Questions of identity at work – and of possible changes to identity – at individual level now emerge as important: How are multiple identities created and combined (if indeed they can be combined)?  Does one new master identity emerge and how do individuals make sense of their more hybrid roles? How do individuals embrace, adapt or indeed resist pressures towards the adoption of more hybrid roles? The possibility of resistance is signalled as a real one in much of the literature.

Overview of the Other Papers in the Special Issue

As well as exploring these four theoretical prisms, the other papers in the special issue also discuss various manifestations of hybridity within different national and sectoral contexts. So there is a strong empirical aspect to the special issue as well as the theoretical one.

Three key clusters of settings are apparent in the papers: a first group examines public sector reform in a sectoral field (labour/welfare, education, healthcare), linking national policies to organizational and/or individual responses. These papers (some of which are comparative) include ones on: Norwegian labour and welfare reform (Fossestol and Alm Andreassen); higher education reforms in Sweden, the UK and the Netherlands (Teelken); and healthcare reforms in Scotland and Ireland (McDermott et al). A second group concerns public-private relations where Waring  examines cross sectoral effects on public services being transferred to private or mutual ownership in the English NHS; another paper examines public-private collaboration in research centres in Norway and Sweden (Gulbrandsen). A third cluster of papers in the special issue concentrates on hybrid roles and identities of public services professionals. These papers are all situated in U.K. health care settings (a well researched sector), but examine different professional groups, such as nurses (Croft et al), physicians (Spyridonidis et al), clinical and medical directors (McGivern et al) and medical doctors, practitioners and health care assistants (Waring). A remaining paper which is more focused on theorizing hybridity explores important examples from non-profit organizations (Skelcher and Smith). 



  • Arellano-Gault, D., Demortain, D., Rouillard, C. & Thoenig, J.-L. (2013). Bringing Public Organization and Organizing Back In, Organization Studies, 34(2): 145-167.
  • Bozeman, B. (2013). What Organization Theorists and Public Policy Researchers Can Learn from One Another: Publicness Theory as a Case-in-Point Organization Studies,  34 (2):  169-188.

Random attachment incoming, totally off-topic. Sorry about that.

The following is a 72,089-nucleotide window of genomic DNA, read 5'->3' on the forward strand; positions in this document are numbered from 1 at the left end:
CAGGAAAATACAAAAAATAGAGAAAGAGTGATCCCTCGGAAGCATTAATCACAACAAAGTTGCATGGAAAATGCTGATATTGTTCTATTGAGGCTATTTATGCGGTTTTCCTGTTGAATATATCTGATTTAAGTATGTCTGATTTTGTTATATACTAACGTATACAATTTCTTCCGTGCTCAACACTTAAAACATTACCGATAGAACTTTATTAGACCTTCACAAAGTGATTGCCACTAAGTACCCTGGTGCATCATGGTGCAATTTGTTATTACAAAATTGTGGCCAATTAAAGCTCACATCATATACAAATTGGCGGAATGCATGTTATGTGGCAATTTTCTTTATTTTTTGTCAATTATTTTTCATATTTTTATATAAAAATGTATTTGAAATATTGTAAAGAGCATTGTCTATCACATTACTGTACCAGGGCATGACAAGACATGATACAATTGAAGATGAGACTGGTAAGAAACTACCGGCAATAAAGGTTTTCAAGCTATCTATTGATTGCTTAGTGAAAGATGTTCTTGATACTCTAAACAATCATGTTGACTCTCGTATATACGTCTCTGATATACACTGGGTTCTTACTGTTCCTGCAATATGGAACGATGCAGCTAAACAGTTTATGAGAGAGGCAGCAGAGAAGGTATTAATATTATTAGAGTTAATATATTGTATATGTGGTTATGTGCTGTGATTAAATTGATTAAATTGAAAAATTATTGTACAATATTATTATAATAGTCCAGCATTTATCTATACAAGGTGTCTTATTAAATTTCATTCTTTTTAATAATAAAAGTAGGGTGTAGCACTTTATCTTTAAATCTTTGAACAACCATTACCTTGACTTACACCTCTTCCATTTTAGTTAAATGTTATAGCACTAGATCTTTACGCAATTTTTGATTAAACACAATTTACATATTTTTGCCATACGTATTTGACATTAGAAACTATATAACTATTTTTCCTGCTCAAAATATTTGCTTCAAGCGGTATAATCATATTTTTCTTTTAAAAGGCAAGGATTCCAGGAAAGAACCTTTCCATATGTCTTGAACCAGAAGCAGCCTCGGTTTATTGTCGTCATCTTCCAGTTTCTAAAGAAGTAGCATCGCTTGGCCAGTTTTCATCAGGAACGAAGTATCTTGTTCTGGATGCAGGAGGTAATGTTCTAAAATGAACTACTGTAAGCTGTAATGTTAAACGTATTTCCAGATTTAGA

• Cooper, D. J., Hinings, B., Greenwood, R., & Brown, J. L. (1996). Sedimentation and transformation in organizational change: The case of Canadian law firms. Organization studies, 17(4), 623-647.
  • Gittell, J. H., & Douglass, A. (2012). Relational bureaucracy: Structuring reciprocal relationships into roles. Academy of Management Review, 37(4), 709-733.
  • Miller, P., Kurunmäki, L., & O’Leary, T. (2008). Accounting, hybrids and the management of risk. Accounting, Organizations and Society, 33(7), 942-967.
  • Reay, T., & Hinings, C. R. (2009). Managing the rivalry of competing institutional logics. Organization studies, 30(6), 629-652.
  • Rhodes, R. A. (2007). Understanding governance: Ten years on. Organization studies, 28(8), 1243-1264.
  • Skelcher, C. (2012). ‘What do we mean when we talk about ‘hybrids’ and ‘hybridity’in public management and governance?.’ Working Paper, Institute of Local Government, University of Birmingham, UK.


Available for download on:


Follow us
Signs of an Unsafe ACT Hospital System for Patients as well as Practitioners https://t.co/1fk8yF4FOc Part of our Ca? https://t.co/NPQ4v6V2f1
Le Brexit? Bof! French attitudes to the UK's departure - by @NathalieVDuclos https://t.co/37iGHMpoGb #Brexit https://t.co/jBMoykqC6K
New: Lessons from the 2018-19 Suburban Land Agency annual report https://t.co/lKkmzedkZb by Khalid Ahmed @UCIGPA? https://t.co/5QqKAiuzUJ
Today: "Why Should I Go to School if You Won't Listen to the Educated" - why letting ignorance trump knowledge is a? https://t.co/yzlDDkI75l
Canberra Conversation: 'Land Supply and Demand: Wrong to declare land supply meets demand' by Jon Stanhope and Khal? https://t.co/urQzxls5qo
Canberra Conversation: 'Unsustainable Reliance on Land Revenues' by Jon Stanhope and Khalid Ahmed of @UCIGPA? https://t.co/XCkrLg1pdG